The main records of a Manor were the court records, recorded in rolls and later in books. There were two main manorial courts – The Court Leet (also known as the View of Frankpledge) and the Court Baron. There was also the Customary Court which convened every few years and was responsible for administering the Custom of the Manor which was set out in the Custumal: a statement setting out the terms of the relationship, administrative control and mutual responsibilities anciently agreed between the lord and his tenants. They would also assess rents. The Customary Court was often held as part of the Court Baron.
Manorial courts were not held in court rooms as we would think of them today. They could be held in the nave of the parish church, a local inn or in the open air. Some manor houses had a hall or room in which the court would be convened. They were held wherever there was sufficient space to hold a large gathering of people.
The Court Leet or View of Frankpledge (Visus Francplegii)
The Court Leet was essentially the lowest court of royal jurisdiction, not originally associated with the manor by the regulating the vill, which in medieval times was the smallest administrative unit in the feudal system and consisted of several houses and their land similar to a village or parish. In medieval times, law and order was essentially controlled through a system known as Frankpledge (or Tithing). This was a system whereby a group of men (over the age of twelve years and having lived in the vill for a year and a day) usually ten or twelve, were collectively responsible for reporting any wrongdoing and bringing the culprit to Court.
Not all Lords of Manors had the right to hold a Court Leet thus a Court Leet could cover more than one manor and they would have been convened two or three times a year. There would be a jury made up of free tenants.
All types of wrongdoing were to be reported to the Court Leet, however only minor offences could be dealt with by the court; more serious offences such as felonies would be transferred to the upwards to the appropriate court. Those minor offences which could be dealt with at the Court Leet included, public nuisance, breach of the peace, poaching, breach of the assizes of bread and ale (regulation of the price, weight, quality of bread and beer, i.e., trading offences), obstruction of the King’s highway to name a few.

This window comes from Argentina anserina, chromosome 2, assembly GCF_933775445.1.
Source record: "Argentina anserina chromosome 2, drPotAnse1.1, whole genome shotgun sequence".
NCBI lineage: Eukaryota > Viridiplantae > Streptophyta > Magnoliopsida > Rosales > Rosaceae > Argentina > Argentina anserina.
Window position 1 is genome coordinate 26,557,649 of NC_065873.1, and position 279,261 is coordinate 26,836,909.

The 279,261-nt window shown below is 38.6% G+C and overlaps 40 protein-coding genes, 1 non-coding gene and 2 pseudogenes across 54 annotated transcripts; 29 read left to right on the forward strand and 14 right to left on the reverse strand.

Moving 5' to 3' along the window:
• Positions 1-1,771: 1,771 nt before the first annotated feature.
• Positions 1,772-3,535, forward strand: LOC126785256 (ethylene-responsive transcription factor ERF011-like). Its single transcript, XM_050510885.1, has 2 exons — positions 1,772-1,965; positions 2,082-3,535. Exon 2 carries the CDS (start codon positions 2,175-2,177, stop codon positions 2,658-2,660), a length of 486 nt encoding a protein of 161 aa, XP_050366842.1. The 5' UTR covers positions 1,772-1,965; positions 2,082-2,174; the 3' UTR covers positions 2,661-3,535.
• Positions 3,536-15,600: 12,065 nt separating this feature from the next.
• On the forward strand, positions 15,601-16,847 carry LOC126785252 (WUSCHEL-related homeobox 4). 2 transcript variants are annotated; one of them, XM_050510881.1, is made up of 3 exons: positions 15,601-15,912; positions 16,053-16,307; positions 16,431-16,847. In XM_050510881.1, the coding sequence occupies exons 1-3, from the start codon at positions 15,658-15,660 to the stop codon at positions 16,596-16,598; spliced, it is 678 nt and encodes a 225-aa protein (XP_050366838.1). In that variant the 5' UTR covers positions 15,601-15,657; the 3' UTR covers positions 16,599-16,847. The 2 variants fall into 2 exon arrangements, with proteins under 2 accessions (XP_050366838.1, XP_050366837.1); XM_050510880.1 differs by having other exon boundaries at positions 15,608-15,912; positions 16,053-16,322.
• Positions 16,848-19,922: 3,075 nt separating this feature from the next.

The penalties there were able to impose on wrongdoers including fines, impound property, time in the stock, whippings and some had their own prisons.
The “power” of the Court Leet began to decline from the 14th Century. The plague had created a shortage of labour and manorial tenants bargaining position strengthened as did their boldness in refusing to pay fines or dues to the Lord of the Manor. The frankpledge system had also begun to decline. The justice system was developing and expanding with Petty sessions (magistrates) and Quarter sessions taking over much of the work the Court Leet had traditionally dealt with. Court Leets did continue but their records become less frequent and less informative and by the 17th Century most had ceased to operate.
The Court Baron (Curia Baronis) (sometimes referred to as the Manor Court) (Curia Manerii)
The Court Baron was essentially the lowest court of feudal jurisdiction based on the Manor. It largely dealt with landholding, in particular customary/copyhold tenants. (holding land by title of copy of court roll, paying a heriot and other services due to the Lord of the Manor) Freehold tenants (those who paid rent but held from of any other services due to the Lord of the Manor) and Leaseholders (a tenant to whom land was let out without restriction or governance by the custom of the manor) may be found but the transfer of freehold and leasehold was not usually recorded in the Court Baron.